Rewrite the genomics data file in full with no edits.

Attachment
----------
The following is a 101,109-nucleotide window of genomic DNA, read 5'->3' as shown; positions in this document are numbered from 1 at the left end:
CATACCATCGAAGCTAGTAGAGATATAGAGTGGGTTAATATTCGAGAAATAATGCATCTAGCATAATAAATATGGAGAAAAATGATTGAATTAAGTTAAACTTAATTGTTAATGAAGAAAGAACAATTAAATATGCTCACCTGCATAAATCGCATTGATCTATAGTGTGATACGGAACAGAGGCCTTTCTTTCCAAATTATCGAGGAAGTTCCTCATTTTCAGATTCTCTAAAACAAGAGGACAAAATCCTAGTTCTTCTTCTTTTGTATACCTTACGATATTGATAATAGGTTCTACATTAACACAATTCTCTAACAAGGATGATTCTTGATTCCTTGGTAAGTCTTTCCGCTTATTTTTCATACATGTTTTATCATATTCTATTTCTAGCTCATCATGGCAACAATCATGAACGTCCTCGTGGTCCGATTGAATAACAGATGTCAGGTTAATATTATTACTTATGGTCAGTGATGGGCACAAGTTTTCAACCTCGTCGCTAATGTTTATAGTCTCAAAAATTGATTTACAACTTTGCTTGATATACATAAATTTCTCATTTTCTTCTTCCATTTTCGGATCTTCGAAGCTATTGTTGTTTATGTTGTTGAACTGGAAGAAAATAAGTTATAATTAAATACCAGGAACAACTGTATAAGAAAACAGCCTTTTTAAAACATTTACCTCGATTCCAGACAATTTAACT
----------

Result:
The following is a 101,109-nucleotide window of genomic DNA, read 5'->3' as shown; positions in this document are numbered from 1 at the left end:
CATACCATCGAAGCTAGTAGAGATATAGAGTGGGTTAATATTCGAGAAATAATGCATCTAGCATAATAAATATGGAGAAAAATGATTGAATTAAGTTAAACTTAATTGTTAATGAAGAAAGAACAATTAAATATGCTCACCTGCATAAATCGCATTGATCTATAGTGTGATACGGAACAGAGGCCTTTCTTTCCAAATTATCGAGGAAGTTCCTCATTTTCAGATTCTCTAAAACAAGAGGACAAAATCCTAGTTCTTCTTCTTTTGTATACCTTACGATATTGATAATAGGTTCTACATTAACACAATTCTCTAACAAGGATGATTCTTGATTCCTTGGTAAGTCTTTCCGCTTATTTTTCATACATGTTTTATCATATTCTATTTCTAGCTCATCATGGCAACAATCATGAACGTCCTCGTGGTCCGATTGAATAACAGATGTCAGGTTAATATTATTACTTATGGTCAGTGATGGGCACAAGTTTTCAACCTCGTCGCTAATGTTTATAGTCTCAAAAATTGATTTACAACTTTGCTTGATATACATAAATTTCTCATTTTCTTCTTCCATTTTCGGATCTTCGAAGCTATTGTTGTTTATGTTGTTGAACTGGAAGAAAATAAGTTATAATTAAATACCAGGAACAACTGTATAAGAAAACAGCCTTTTTAAAACATTTACCTCGATTCCAGACAATTTAACT